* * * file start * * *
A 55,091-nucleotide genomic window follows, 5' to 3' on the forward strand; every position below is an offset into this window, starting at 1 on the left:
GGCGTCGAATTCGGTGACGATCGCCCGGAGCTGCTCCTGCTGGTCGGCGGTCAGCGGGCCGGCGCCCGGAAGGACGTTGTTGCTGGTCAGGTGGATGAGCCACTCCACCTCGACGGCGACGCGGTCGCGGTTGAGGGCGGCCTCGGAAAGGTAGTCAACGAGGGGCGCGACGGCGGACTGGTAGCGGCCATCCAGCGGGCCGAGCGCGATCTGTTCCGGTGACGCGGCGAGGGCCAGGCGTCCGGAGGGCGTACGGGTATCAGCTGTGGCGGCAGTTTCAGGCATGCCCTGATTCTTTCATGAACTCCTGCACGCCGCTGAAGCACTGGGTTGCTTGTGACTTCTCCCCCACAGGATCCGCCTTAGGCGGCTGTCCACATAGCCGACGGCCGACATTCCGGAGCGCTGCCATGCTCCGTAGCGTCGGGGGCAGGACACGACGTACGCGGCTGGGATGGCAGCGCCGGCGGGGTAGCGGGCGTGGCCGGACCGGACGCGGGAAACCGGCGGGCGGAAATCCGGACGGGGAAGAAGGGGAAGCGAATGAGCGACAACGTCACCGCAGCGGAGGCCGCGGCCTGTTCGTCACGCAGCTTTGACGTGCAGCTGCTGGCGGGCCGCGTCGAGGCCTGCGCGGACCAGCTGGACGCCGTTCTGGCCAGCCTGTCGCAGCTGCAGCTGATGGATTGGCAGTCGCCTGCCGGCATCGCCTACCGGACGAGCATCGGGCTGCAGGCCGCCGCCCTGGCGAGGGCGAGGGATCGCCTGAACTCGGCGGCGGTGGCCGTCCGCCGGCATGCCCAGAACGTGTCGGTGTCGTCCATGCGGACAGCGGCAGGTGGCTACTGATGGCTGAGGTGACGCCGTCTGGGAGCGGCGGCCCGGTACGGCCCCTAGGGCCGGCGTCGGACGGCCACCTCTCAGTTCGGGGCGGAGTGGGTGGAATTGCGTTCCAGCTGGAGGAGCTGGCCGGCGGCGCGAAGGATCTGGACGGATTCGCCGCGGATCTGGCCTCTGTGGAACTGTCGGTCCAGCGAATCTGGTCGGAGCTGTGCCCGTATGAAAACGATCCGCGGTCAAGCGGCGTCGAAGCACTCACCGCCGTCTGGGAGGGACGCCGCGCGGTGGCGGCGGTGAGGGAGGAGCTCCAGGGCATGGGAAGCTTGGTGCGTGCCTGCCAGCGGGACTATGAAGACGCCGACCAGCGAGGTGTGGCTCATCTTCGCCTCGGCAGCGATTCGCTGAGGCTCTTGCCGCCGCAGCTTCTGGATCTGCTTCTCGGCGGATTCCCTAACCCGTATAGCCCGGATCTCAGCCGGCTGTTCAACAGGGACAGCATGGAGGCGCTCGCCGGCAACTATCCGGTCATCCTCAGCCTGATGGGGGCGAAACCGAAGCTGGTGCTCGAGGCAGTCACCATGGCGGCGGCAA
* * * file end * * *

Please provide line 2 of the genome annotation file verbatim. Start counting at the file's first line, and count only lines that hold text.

GGCGTCGAATTCGGTGACGATCGCCCGGAGCTGCTCCTGCTGGTCGGCGGTCAGCGGGCCGGCGCCCGGAAGGACGTTGTTGCTGGTCAGGTGGATGAGCCACTCCACCTCGACGGCGACGCGGTCGCGGTTGAGGGCGGCCTCGGAAAGGTAGTCAACGAGGGGCGCGACGGCGGACTGGTAGCGGCCATCCAGCGGGCCGAGCGCGATCTGTTCCGGTGACGCGGCGAGGGCCAGGCGTCCGGAGGGCGTACGGGTATCAGCTGTGGCGGCAGTTTCAGGCATGCCCTGATTCTTTCATGAACTCCTGCACGCCGCTGAAGCACTGGGTTGCTTGTGACTTCTCCCCCACAGGATCCGCCTTAGGCGGCTGTCCACATAGCCGACGGCCGACATTCCGGAGCGCTGCCATGCTCCGTAGCGTCGGGGGCAGGACACGACGTACGCGGCTGGGATGGCAGCGCCGGCGGGGTAGCGGGCGTGGCCGGACCGGACGCGGGAAACCGGCGGGCGGAAATCCGGACGGGGAAGAAGGGGAAGCGAATGAGCGACAACGTCACCGCAGCGGAGGCCGCGGCCTGTTCGTCACGCAGCTTTGACGTGCAGCTGCTGGCGGGCCGCGTCGAGGCCTGCGCGGACCAGCTGGACGCCGTTCTGGCCAGCCTGTCGCAGCTGCAGCTGATGGATTGGCAGTCGCCTGCCGGCATCGCCTACCGGACGAGCATCGGGCTGCAGGCCGCCGCCCTGGCGAGGGCGAGGGATCGCCTGAACTCGGCGGCGGTGGCCGTCCGCCGGCATGCCCAGAACGTGTCGGTGTCGTCCATGCGGACAGCGGCAGGTGGCTACTGATGGCTGAGGTGACGCCGTCTGGGAGCGGCGGCCCGGTACGGCCCCTAGGGCCGGCGTCGGACGGCCACCTCTCAGTTCGGGGCGGAGTGGGTGGAATTGCGTTCCAGCTGGAGGAGCTGGCCGGCGGCGCGAAGGATCTGGACGGATTCGCCGCGGATCTGGCCTCTGTGGAACTGTCGGTCCAGCGAATCTGGTCGGAGCTGTGCCCGTATGAAAACGATCCGCGGTCAAGCGGCGTCGAAGCACTCACCGCCGTCTGGGAGGGACGCCGCGCGGTGGCGGCGGTGAGGGAGGAGCTCCAGGGCATGGGAAGCTTGGTGCGTGCCTGCCAGCGGGACTATGAAGACGCCGACCAGCGAGGTGTGGCTCATCTTCGCCTCGGCAGCGATTCGCTGAGGCTCTTGCCGCCGCAGCTTCTGGATCTGCTTCTCGGCGGATTCCCTAACCCGTATAGCCCGGATCTCAGCCGGCTGTTCAACAGGGACAGCATGGAGGCGCTCGCCGGCAACTATCCGGTCATCCTCAGCCTGATGGGGGCGAAACCGAAGCTGGTGCTCGAGGCAGTCACCATGGCGGCGGCAA